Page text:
4. Determine how the child will observe and monitor the behavior. A first consideration is how the child will indicate whether the behavior occurred or not. At first, this indication may be a response to a question such as, “Are you wearing your glasses?” or “Are you sitting in your chair?” When the child can respond accurately, they should record the correct answer with a simple device, such as a yes/no checklist or sticker chart. (This will depend on the child’s level and preference.)
  5. Teach the child to self-monitor and to use a self-monitoring device. At first, instruction will require a good amount of involvement from you. The child will need to be prompted to answer correctly, and it may be important to demonstrate good and poor examples of the target behavior. When the child answers correctly almost all the time, then it’s time to introduce the checklist, chart, or other device and teach the child to record their answers on the device. The child should be rewarded for doing this successfully.
  6. Gradually reduce the amount of assistance. The goal is for the child to use the self-monitoring device successfully and independently. Eventually, the amount of assistance should be faded, but this shouldn’t happen too quickly. Continue to provide reinforcement for both accurate self-monitoring and for desired improvements in the target behavior.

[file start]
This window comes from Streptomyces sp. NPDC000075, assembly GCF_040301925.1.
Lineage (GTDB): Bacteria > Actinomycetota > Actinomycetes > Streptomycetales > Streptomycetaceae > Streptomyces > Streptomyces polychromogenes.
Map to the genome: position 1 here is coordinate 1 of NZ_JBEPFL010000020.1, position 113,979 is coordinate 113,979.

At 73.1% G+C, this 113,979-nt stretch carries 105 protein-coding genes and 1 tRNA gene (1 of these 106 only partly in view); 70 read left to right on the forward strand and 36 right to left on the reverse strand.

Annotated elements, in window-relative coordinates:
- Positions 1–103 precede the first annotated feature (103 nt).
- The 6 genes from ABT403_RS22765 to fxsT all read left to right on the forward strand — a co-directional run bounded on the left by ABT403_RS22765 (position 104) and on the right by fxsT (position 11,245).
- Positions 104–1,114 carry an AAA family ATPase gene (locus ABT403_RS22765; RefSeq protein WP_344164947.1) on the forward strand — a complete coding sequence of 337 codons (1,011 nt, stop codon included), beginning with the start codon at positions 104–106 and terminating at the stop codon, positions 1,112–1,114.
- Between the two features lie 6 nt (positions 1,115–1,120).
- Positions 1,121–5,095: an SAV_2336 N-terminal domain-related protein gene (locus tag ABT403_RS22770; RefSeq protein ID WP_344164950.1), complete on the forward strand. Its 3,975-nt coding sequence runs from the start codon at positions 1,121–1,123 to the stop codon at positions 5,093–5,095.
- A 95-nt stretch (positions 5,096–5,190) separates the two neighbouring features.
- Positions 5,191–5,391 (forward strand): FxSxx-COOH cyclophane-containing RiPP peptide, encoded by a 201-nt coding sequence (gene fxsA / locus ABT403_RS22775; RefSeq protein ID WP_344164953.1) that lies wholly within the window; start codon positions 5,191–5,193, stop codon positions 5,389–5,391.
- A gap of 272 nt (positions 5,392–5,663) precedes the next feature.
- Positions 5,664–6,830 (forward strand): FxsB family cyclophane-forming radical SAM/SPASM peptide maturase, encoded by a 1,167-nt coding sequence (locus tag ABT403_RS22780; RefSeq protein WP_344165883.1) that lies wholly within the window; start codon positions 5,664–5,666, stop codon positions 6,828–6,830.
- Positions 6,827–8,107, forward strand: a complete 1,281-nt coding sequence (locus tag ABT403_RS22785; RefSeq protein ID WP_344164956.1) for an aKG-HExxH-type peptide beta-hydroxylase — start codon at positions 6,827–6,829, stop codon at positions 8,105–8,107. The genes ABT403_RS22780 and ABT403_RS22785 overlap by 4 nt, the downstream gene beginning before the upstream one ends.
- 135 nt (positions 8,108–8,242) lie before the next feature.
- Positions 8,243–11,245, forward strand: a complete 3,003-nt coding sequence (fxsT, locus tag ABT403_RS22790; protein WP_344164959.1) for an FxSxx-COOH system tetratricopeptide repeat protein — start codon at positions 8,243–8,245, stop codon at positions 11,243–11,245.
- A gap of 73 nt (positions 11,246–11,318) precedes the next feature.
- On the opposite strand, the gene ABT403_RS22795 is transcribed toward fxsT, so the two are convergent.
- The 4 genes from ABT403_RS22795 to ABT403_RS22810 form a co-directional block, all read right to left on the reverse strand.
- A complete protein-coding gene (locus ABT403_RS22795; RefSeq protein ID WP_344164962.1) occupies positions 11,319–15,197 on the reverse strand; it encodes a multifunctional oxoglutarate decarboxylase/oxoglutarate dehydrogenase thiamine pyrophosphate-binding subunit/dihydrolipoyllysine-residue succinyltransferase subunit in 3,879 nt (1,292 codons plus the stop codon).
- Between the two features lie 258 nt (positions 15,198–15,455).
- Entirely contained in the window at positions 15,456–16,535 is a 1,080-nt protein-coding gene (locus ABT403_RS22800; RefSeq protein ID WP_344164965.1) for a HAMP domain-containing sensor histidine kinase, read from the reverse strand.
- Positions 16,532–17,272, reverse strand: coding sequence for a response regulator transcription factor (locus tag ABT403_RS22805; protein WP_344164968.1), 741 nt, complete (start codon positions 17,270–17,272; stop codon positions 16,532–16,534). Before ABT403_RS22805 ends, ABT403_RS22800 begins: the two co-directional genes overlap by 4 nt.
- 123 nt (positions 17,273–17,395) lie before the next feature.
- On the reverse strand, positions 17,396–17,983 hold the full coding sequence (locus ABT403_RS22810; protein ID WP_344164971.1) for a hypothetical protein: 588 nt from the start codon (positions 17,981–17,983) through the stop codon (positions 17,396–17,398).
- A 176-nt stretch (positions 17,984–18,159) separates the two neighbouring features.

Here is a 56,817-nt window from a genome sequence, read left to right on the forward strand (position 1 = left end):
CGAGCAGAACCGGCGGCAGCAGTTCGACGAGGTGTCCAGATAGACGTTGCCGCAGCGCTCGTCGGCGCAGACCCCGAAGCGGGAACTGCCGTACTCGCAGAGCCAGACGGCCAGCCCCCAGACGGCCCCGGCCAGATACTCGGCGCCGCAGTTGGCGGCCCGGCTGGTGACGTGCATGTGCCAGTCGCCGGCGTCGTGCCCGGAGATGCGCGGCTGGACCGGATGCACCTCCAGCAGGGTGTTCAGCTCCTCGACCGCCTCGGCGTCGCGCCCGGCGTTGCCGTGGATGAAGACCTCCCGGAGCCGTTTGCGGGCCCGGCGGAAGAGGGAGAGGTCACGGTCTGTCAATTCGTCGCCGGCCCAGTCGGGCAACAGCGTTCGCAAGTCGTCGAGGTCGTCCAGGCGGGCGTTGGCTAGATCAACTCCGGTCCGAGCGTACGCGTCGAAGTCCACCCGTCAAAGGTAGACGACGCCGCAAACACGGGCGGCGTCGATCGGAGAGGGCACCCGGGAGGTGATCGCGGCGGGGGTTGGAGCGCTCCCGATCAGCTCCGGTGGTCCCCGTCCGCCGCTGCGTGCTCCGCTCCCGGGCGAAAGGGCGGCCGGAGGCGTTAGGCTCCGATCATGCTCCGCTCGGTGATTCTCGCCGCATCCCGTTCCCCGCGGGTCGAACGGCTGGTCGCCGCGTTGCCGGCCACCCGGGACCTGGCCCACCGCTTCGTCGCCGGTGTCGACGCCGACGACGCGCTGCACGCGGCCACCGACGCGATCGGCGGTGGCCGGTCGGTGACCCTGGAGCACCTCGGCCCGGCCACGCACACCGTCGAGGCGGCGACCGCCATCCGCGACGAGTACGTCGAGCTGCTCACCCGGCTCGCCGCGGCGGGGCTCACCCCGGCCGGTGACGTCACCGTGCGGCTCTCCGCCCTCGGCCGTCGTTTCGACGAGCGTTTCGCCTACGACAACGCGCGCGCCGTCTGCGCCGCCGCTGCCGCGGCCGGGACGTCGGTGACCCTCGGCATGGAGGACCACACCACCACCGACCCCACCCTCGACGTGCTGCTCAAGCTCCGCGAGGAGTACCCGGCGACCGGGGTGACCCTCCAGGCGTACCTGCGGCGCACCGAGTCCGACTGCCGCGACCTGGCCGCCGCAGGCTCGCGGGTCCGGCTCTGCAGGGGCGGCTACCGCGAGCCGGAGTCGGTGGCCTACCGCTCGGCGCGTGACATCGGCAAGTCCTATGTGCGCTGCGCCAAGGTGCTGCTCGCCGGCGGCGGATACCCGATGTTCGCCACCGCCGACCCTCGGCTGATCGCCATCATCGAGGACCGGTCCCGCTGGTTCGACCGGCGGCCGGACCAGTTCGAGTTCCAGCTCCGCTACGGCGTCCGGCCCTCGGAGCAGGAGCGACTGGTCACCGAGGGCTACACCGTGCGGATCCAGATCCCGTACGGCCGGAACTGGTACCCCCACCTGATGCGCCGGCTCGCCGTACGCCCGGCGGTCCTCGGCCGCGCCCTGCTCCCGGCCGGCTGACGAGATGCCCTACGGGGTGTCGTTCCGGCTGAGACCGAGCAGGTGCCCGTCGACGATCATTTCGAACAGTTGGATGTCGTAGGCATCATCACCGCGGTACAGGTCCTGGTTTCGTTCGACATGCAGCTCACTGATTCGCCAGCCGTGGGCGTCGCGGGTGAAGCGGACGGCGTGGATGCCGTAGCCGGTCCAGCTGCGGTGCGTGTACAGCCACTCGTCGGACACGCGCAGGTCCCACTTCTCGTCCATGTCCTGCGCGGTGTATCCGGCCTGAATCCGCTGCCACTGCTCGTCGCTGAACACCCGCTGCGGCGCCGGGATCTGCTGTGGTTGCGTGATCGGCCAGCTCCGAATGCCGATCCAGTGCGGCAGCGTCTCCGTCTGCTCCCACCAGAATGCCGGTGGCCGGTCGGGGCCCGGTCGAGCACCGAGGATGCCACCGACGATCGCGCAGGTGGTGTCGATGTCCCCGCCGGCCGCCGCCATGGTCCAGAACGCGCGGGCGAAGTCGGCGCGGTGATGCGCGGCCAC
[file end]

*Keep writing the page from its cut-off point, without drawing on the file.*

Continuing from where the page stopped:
Special Considerations

Here are a few points to consider when teaching self-management skills to children who may have differing needs or when special circumstances are present:

  • When a child has cognitive delays or has difficulty learning new skills, self-monitoring instruction may need to be broken into smaller steps, practiced more often, and reinforced more frequently.
  • Teaching periods should be as frequent as possible (and reasonable).
  • Materials should be customized to the child’s level and should incorporate the child’s abilities and interests.
  • Celebrate all efforts the child makes toward success at self-monitoring.

When children observe their own behavior, the behavior tends to improve. Use the steps above to teach essential self-monitoring skills to children—and for a guide to using the complete Prevent-Teach-Reinforce for Families (PTR-F) behavior intervention model, pick up the book behind today’s blog post.

Prevent-Teach-Reinforce for Families
A Model of Individualized Positive Behavior Support for Home and Community
By Glen Dunlap, Ph.D., Phillip S. Strain, Ph.D., Janice K. Lee, M.Ed., BCBA, Jaclyn D. Joseph, M.S.W., BCBA, Christopher Vatland, Ph.D., & Lise Fox, Ph.D.

With the Prevent-Teach-Reinforce for Families (PTR-F) model in this accessible guide, you can use this proven approach with families to help them resolve their child’s behavior problems. You’ll get a clear 5-step process for guiding families as they promote positive behavior, plus printable forms and case examples that walk you through the PTR-F steps.